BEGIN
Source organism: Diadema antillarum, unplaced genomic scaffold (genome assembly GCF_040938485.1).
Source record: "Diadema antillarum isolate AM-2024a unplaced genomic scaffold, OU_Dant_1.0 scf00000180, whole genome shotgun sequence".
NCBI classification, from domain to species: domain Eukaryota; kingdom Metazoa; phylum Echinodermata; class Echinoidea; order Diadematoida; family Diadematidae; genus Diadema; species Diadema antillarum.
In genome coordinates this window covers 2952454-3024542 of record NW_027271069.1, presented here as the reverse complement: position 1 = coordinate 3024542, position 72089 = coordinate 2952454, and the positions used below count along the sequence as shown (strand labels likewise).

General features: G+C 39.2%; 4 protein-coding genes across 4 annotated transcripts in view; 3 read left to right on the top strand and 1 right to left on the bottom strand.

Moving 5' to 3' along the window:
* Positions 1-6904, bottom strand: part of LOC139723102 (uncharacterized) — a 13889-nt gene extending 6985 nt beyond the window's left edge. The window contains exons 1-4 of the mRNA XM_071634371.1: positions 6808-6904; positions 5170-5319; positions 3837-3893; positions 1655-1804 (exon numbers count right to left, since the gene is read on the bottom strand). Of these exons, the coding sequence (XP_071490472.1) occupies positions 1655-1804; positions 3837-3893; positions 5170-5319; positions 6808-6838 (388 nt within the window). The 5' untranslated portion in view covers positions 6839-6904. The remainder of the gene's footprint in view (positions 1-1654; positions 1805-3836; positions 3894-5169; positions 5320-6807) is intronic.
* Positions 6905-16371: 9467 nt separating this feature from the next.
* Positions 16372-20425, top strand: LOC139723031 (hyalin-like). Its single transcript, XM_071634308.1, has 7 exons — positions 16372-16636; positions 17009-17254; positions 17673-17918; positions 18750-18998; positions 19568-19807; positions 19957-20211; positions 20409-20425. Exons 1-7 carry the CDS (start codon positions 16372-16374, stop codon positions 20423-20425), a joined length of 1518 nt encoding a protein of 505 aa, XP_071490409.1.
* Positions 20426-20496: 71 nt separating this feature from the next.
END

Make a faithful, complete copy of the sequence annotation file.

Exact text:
Source organism: Diadema antillarum, unplaced genomic scaffold (genome assembly GCF_040938485.1).
Source record: "Diadema antillarum isolate AM-2024a unplaced genomic scaffold, OU_Dant_1.0 scf00000180, whole genome shotgun sequence".
NCBI classification, from domain to species: domain Eukaryota; kingdom Metazoa; phylum Echinodermata; class Echinoidea; order Diadematoida; family Diadematidae; genus Diadema; species Diadema antillarum.
In genome coordinates this window covers 2952454-3024542 of record NW_027271069.1, presented here as the reverse complement: position 1 = coordinate 3024542, position 72089 = coordinate 2952454, and the positions used below count along the sequence as shown (strand labels likewise).

General features: G+C 39.2%; 4 protein-coding genes across 4 annotated transcripts in view; 3 read left to right on the top strand and 1 right to left on the bottom strand.

Moving 5' to 3' along the window:
* Positions 1-6904, bottom strand: part of LOC139723102 (uncharacterized) — a 13889-nt gene extending 6985 nt beyond the window's left edge. The window contains exons 1-4 of the mRNA XM_071634371.1: positions 6808-6904; positions 5170-5319; positions 3837-3893; positions 1655-1804 (exon numbers count right to left, since the gene is read on the bottom strand). Of these exons, the coding sequence (XP_071490472.1) occupies positions 1655-1804; positions 3837-3893; positions 5170-5319; positions 6808-6838 (388 nt within the window). The 5' untranslated portion in view covers positions 6839-6904. The remainder of the gene's footprint in view (positions 1-1654; positions 1805-3836; positions 3894-5169; positions 5320-6807) is intronic.
* Positions 6905-16371: 9467 nt separating this feature from the next.
* Positions 16372-20425, top strand: LOC139723031 (hyalin-like). Its single transcript, XM_071634308.1, has 7 exons — positions 16372-16636; positions 17009-17254; positions 17673-17918; positions 18750-18998; positions 19568-19807; positions 19957-20211; positions 20409-20425. Exons 1-7 carry the CDS (start codon positions 16372-16374, stop codon positions 20423-20425), a joined length of 1518 nt encoding a protein of 505 aa, XP_071490409.1.
* Positions 20426-20496: 71 nt separating this feature from the next.